Is Your Cookware Helping or Hurting Your Health?

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by Linda Penkala, LMT | Contributing Writer

When I married a few decades ago, it’s fair to say that I received as shower gifts pots, pans and cookware.

Like a canary in a coal mine, they can be hazardous to or helpful for the health of all in the home as research is now revealing.

The convenience of nonstick cookware coated with Teflon sounded simple back in the day, but here are the ill health effects:

The U.S. Environmental Protection Agency ruled that the chemical compound perfluorooctanoic acid (PFOA) is “likely carcinogenic” in nonstick coatings, cleaning products and clothing.

The 2015 Madrid Statement, a signed document from 40 countries and 200 scientists informing of the harmful effects of perfluoroalkyl substances (PFAS), documented their side effects of high cholesterol, low birth weight and size, liver disease, hypothyroidism, testicular and kidney cancers.

In 2005, the EPA fined the DuPont Co. $16.5 million for not revealing decade’s worth of research and health hazards from the use of PFOAs for making nonstick and stain-resistant materials, when it knew of the cancer connection. DuPont also knew that PFOAs could be transferred from a woman to the fetus through the placenta.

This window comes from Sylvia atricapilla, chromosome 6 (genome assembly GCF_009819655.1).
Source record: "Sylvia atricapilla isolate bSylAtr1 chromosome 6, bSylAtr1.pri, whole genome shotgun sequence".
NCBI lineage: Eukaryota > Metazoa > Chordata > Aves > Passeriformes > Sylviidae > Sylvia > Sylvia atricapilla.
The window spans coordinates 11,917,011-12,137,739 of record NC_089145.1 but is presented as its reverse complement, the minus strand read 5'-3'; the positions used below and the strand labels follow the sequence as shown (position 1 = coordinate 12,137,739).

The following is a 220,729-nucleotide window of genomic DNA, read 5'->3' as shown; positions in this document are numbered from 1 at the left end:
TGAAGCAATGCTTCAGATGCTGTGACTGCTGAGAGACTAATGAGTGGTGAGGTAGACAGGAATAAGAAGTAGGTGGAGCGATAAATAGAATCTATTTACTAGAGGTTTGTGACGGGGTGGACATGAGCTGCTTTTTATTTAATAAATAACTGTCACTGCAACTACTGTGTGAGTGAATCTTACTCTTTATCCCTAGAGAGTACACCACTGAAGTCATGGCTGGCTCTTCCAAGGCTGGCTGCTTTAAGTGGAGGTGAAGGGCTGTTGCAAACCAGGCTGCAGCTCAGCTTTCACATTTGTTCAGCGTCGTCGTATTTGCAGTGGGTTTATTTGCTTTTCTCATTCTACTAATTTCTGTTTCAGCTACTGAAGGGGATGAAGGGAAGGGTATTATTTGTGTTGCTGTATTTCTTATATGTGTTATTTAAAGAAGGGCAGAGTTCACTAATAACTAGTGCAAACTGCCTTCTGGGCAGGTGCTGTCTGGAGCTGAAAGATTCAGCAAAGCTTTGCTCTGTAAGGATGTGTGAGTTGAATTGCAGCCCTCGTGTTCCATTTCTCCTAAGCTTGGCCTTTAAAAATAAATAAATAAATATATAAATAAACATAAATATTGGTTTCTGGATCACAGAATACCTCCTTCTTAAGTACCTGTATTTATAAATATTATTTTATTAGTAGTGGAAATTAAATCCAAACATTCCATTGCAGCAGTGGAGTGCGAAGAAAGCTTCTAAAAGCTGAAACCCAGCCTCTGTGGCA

A 2003 survey by the U.S. Centers for Disease Control and Prevention revealed that 98 percent of Americans had PFOAs in their bodies.

The Environmental Working Group (EWG), a nonpartisan nonprofit that advocates on behalf of environmental issues, states that within five minutes of heating, nonstick cookware toxins are released into the air and food. DuPont’s own scientists indicated that when the cookware is heated, the coating breaks down into 15 types of elements and toxic gases.

In 2003, the EWG released “Canaries in the Kitchen” focusing on Teflon toxicosis in relation to bird pets dying from fumes, suffocating the lungs. DuPont acknowledged the fume’s impact on human health with polymer fume fever and publicly stated that Teflon kills birds, all this despite knowing of its harmful effects for 50 years. The U.S. Food and Drug Administration approved Teflon for food contact in 1960.

Having foresight and the intention to select what is best for your family allows for research, reading and keen personal choices. Since heavy metals, aluminum and steel can absorb into the body, the ceramic or enameled cookware may be the best option for reducing any harmful toxins from building up, thereby being safer for years to come.

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